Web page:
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The Everyday Prayer

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Icon of the Holy Face
Church of Sant'Egidio, Rome

Memorial of the dedication of the basilica of Santa Maria in Trastevere where the Community of Sant’Egidio prays every day.

Reading of the Word of God

Alleluia, alleluia, alleluia

The Spirit of the Lord is upon you.
The child you shall bear will be holy.

Alleluia, alleluia, alleluia

Revelation 3,1-6.14-22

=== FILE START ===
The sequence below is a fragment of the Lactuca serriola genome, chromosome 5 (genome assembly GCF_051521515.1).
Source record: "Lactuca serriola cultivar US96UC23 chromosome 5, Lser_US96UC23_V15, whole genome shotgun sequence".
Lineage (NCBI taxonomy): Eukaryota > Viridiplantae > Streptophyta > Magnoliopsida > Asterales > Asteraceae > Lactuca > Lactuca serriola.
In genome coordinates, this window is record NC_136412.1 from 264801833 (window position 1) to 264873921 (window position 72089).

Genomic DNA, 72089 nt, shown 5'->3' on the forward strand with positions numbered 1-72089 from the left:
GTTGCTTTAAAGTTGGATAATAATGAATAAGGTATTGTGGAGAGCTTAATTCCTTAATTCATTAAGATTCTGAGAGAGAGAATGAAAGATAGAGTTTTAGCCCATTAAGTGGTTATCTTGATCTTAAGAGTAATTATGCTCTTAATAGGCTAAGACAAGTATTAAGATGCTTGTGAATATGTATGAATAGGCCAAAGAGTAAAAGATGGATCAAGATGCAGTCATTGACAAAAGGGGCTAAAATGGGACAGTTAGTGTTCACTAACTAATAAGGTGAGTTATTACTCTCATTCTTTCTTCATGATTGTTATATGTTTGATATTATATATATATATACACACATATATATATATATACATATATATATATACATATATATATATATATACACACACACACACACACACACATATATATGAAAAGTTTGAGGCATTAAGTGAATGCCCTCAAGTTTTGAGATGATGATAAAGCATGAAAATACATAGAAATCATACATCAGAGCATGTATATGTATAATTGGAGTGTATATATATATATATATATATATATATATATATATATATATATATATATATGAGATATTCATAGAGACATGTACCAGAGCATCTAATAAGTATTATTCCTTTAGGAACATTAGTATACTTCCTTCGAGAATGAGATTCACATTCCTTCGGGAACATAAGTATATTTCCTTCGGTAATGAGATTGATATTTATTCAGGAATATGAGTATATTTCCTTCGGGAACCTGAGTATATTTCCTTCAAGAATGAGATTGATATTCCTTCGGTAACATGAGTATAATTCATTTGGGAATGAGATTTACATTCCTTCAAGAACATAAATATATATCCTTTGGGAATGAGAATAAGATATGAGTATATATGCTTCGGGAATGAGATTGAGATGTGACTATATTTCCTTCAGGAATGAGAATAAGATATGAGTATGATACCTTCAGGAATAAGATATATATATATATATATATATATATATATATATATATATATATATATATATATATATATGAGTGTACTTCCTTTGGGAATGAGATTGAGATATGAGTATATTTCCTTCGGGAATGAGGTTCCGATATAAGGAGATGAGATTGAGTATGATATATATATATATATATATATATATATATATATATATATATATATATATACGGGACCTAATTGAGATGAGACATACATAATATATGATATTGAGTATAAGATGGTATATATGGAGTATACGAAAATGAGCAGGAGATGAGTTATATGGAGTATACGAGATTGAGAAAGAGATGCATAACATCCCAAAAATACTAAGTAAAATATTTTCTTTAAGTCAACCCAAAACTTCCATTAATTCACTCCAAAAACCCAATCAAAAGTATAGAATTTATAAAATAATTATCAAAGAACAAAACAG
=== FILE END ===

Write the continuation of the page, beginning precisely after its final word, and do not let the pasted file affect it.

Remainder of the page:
'Write to the angel of the church in Sardis and say, "Here is the message of the one who holds the seven spirits of God and the seven stars: I know about your behaviour: how you are reputed to be alive and yet are dead. Wake up; put some resolve into what little vigour you have left: it is dying fast. So far I have failed to notice anything in your behaviour that my God could possibly call perfect; remember how you first heard the message. Hold on to that. Repent! If you do not wake up, I shall come to you like a thief, and you will have no idea at what hour I shall come upon you. There are a few in Sardis, it is true, who have kept their robes unstained, and they are fit to come with me, dressed in white. Anyone who proves victorious will be dressed, like these, in white robes; I shall not blot that name out of the book of life, but acknowledge it in the presence of my Father and his angels. Let anyone who can hear, listen to what the Spirit is saying to the churches." 'Write to the angel of the church in Laodicea and say, "Here is the message of the Amen, the trustworthy, the true witness, the Principle of God's creation: I know about your activities: how you are neither cold nor hot. I wish you were one or the other, but since you are neither hot nor cold, but only lukewarm, I will spit you out of my mouth. You say to yourself: I am rich, I have made a fortune and have everything I want, never realising that you are wretchedly and pitiably poor, and blind and naked too. I warn you, buy from me the gold that has been tested in the fire to make you truly rich, and white robes to clothe you and hide your shameful nakedness, and ointment to put on your eyes to enable you to see. I reprove and train those whom I love: so repent in real earnest. Look, I am standing at the door, knocking. If one of you hears me calling and opens the door, I will come in to share a meal at that person's side. Anyone who proves victorious I will allow to share my throne, just as I have myself overcome and have taken my seat with my Father on his throne. Let anyone who can hear, listen to what the Spirit is saying to the churches." '